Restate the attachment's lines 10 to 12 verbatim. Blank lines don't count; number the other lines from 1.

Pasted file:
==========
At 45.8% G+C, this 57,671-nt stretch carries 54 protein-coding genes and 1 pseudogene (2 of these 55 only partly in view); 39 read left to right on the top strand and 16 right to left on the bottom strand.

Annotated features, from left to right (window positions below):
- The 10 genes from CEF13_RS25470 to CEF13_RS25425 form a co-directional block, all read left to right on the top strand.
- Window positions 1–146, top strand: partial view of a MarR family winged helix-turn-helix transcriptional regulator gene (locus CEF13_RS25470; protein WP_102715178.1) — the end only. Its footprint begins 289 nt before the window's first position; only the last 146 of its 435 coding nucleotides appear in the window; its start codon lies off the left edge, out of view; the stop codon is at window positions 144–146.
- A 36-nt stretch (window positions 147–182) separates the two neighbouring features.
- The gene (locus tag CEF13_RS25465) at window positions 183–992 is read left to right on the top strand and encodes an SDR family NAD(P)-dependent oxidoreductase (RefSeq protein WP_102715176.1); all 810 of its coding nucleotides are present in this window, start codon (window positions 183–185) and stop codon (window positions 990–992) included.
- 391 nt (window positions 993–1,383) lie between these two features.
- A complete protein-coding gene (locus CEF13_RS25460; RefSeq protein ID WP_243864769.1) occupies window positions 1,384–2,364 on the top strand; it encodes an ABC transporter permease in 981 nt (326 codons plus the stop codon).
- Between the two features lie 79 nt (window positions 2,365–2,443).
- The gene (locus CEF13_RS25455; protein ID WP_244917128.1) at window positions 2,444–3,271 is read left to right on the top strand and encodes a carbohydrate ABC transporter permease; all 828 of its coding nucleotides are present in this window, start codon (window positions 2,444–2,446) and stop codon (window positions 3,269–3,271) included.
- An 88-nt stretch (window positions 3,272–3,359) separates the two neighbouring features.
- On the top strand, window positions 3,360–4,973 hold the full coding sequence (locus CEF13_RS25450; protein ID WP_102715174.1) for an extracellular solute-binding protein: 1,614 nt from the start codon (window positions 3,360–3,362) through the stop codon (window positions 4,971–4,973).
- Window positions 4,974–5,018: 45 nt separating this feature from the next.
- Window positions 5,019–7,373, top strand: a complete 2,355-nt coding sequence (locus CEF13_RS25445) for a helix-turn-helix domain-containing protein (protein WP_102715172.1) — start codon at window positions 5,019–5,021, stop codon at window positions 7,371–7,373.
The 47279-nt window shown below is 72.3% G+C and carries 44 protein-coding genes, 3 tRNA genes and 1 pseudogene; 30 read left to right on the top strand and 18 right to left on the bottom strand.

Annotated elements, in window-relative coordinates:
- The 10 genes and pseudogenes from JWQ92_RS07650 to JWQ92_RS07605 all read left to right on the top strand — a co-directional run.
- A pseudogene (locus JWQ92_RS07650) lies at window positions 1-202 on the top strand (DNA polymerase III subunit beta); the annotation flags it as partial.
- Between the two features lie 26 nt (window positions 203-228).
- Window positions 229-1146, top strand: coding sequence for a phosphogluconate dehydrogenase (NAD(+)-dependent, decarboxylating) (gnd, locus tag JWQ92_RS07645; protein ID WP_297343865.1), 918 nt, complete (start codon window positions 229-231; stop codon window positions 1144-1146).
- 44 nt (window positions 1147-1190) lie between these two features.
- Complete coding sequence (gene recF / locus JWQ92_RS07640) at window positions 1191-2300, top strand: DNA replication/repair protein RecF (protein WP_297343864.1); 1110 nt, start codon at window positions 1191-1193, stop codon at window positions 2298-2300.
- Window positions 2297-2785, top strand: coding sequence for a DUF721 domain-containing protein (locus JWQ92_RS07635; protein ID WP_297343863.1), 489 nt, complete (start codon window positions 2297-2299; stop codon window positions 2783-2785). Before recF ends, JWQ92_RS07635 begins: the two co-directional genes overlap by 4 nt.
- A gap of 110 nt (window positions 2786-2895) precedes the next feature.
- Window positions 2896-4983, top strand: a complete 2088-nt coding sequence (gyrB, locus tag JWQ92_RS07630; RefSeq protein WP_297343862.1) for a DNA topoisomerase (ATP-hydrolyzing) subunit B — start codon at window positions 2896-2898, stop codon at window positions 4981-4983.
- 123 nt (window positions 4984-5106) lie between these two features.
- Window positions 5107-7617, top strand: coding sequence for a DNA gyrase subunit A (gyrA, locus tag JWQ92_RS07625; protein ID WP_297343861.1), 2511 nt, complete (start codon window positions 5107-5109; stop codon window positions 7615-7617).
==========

- The gene (locus CEF13_RS25455; protein ID WP_244917128.1) at window positions 2,444–3,271 is read left to right on the top strand and encodes a carbohydrate ABC transporter permease; all 828 of its coding nucleotides are present in this window, start codon (window positions 2,444–2,446) and stop codon (window positions 3,269–3,271) included.
- An 88-nt stretch (window positions 3,272–3,359) separates the two neighbouring features.
- On the top strand, window positions 3,360–4,973 hold the full coding sequence (locus CEF13_RS25450; protein ID WP_102715174.1) for an extracellular solute-binding protein: 1,614 nt from the start codon (window positions 3,360–3,362) through the stop codon (window positions 4,971–4,973).